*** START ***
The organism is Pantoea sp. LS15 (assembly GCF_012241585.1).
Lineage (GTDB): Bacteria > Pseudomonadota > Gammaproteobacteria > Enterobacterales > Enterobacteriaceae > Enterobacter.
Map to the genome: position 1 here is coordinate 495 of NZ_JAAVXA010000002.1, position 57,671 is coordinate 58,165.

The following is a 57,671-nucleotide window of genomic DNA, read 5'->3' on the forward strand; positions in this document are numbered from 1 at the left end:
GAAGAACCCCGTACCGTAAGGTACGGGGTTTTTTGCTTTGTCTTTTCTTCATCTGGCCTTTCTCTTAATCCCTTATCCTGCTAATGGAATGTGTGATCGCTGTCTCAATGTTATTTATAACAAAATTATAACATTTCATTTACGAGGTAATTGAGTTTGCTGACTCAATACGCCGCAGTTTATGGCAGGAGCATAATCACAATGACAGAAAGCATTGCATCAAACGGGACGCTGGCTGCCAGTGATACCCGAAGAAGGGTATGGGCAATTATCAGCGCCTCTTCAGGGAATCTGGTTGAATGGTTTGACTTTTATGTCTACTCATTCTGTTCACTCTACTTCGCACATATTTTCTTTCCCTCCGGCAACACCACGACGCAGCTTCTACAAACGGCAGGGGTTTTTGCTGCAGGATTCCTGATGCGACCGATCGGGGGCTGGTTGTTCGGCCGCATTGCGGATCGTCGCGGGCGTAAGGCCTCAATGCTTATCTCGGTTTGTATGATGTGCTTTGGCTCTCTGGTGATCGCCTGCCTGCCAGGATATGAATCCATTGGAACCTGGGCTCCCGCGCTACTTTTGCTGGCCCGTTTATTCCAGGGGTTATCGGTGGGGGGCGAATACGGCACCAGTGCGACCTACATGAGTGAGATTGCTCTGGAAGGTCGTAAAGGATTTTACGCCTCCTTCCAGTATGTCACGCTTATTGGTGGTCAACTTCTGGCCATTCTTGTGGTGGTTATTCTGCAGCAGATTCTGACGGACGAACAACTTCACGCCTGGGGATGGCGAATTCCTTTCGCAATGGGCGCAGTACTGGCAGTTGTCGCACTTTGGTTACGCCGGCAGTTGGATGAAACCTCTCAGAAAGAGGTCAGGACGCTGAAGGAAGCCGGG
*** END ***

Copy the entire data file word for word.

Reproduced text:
The organism is Pantoea sp. LS15 (assembly GCF_012241585.1).
Lineage (GTDB): Bacteria > Pseudomonadota > Gammaproteobacteria > Enterobacterales > Enterobacteriaceae > Enterobacter.
Map to the genome: position 1 here is coordinate 495 of NZ_JAAVXA010000002.1, position 57,671 is coordinate 58,165.

The following is a 57,671-nucleotide window of genomic DNA, read 5'->3' on the forward strand; positions in this document are numbered from 1 at the left end:
GAAGAACCCCGTACCGTAAGGTACGGGGTTTTTTGCTTTGTCTTTTCTTCATCTGGCCTTTCTCTTAATCCCTTATCCTGCTAATGGAATGTGTGATCGCTGTCTCAATGTTATTTATAACAAAATTATAACATTTCATTTACGAGGTAATTGAGTTTGCTGACTCAATACGCCGCAGTTTATGGCAGGAGCATAATCACAATGACAGAAAGCATTGCATCAAACGGGACGCTGGCTGCCAGTGATACCCGAAGAAGGGTATGGGCAATTATCAGCGCCTCTTCAGGGAATCTGGTTGAATGGTTTGACTTTTATGTCTACTCATTCTGTTCACTCTACTTCGCACATATTTTCTTTCCCTCCGGCAACACCACGACGCAGCTTCTACAAACGGCAGGGGTTTTTGCTGCAGGATTCCTGATGCGACCGATCGGGGGCTGGTTGTTCGGCCGCATTGCGGATCGTCGCGGGCGTAAGGCCTCAATGCTTATCTCGGTTTGTATGATGTGCTTTGGCTCTCTGGTGATCGCCTGCCTGCCAGGATATGAATCCATTGGAACCTGGGCTCCCGCGCTACTTTTGCTGGCCCGTTTATTCCAGGGGTTATCGGTGGGGGGCGAATACGGCACCAGTGCGACCTACATGAGTGAGATTGCTCTGGAAGGTCGTAAAGGATTTTACGCCTCCTTCCAGTATGTCACGCTTATTGGTGGTCAACTTCTGGCCATTCTTGTGGTGGTTATTCTGCAGCAGATTCTGACGGACGAACAACTTCACGCCTGGGGATGGCGAATTCCTTTCGCAATGGGCGCAGTACTGGCAGTTGTCGCACTTTGGTTACGCCGGCAGTTGGATGAAACCTCTCAGAAAGAGGTCAGGACGCTGAAGGAAGCCGGG